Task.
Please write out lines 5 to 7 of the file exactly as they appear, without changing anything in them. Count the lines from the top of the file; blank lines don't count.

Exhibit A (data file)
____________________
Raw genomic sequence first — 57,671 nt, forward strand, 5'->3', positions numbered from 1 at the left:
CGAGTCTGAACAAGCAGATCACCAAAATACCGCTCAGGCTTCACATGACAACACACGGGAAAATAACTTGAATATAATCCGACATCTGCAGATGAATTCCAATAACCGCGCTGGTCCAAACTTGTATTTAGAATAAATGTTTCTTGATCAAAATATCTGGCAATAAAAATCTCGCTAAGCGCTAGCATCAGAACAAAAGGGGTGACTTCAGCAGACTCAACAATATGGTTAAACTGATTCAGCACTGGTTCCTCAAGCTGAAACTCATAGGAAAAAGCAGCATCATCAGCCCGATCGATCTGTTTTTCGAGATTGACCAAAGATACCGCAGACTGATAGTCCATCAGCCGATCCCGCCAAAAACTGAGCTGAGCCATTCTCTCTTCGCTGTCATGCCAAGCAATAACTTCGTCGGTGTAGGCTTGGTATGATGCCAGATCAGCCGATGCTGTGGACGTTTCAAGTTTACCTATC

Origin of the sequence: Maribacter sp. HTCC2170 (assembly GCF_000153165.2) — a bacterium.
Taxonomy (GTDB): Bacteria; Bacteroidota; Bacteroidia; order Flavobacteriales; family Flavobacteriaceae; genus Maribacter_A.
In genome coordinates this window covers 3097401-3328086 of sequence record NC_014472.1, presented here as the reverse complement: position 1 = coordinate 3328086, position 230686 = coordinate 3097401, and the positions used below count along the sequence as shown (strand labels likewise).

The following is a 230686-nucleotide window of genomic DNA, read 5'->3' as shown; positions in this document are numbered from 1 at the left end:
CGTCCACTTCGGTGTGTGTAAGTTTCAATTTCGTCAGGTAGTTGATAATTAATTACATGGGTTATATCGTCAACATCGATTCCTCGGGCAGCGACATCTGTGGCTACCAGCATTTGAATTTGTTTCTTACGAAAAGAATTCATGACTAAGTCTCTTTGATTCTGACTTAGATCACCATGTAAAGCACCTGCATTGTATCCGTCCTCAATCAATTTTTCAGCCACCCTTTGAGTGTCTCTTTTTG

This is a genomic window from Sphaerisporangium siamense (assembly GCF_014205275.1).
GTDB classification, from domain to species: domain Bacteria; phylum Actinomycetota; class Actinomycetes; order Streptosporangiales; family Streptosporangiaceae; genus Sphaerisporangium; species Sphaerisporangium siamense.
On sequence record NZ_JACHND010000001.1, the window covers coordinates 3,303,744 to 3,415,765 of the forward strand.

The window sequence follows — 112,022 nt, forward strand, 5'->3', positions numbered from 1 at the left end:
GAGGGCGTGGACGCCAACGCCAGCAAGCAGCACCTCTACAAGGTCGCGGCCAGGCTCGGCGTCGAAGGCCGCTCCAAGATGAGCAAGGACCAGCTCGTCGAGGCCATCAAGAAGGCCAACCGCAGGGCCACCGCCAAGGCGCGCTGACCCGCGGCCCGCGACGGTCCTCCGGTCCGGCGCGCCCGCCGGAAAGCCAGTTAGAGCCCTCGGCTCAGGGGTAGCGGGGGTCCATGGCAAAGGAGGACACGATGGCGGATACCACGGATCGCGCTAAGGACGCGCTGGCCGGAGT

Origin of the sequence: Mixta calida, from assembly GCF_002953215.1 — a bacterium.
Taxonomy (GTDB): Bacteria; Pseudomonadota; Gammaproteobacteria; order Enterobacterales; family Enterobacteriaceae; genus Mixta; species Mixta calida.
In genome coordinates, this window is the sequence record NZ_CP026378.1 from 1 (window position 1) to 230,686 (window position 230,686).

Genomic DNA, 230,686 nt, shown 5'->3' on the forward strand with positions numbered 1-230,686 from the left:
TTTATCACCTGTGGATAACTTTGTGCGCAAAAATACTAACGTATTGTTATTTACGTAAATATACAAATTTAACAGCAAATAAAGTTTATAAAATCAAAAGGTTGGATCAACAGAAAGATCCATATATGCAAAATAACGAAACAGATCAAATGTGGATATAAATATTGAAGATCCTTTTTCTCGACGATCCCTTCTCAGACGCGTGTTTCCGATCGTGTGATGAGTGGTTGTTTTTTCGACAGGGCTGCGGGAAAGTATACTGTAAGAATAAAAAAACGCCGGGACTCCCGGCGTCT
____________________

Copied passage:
In genome coordinates this window covers 3097401-3328086 of sequence record NC_014472.1, presented here as the reverse complement: position 1 = coordinate 3328086, position 230686 = coordinate 3097401, and the positions used below count along the sequence as shown (strand labels likewise).

The following is a 230686-nucleotide window of genomic DNA, read 5'->3' as shown; positions in this document are numbered from 1 at the left end:
CGTCCACTTCGGTGTGTGTAAGTTTCAATTTCGTCAGGTAGTTGATAATTAATTACATGGGTTATATCGTCAACATCGATTCCTCGGGCAGCGACATCTGTGGCTACCAGCATTTGAATTTGTTTCTTACGAAAAGAATTCATGACTAAGTCTCTTTGATTCTGACTTAGATCACCATGTAAAGCACCTGCATTGTATCCGTCCTCAATCAATTTTTCAGCCACCCTTTGAGTGTCTCTTTTTG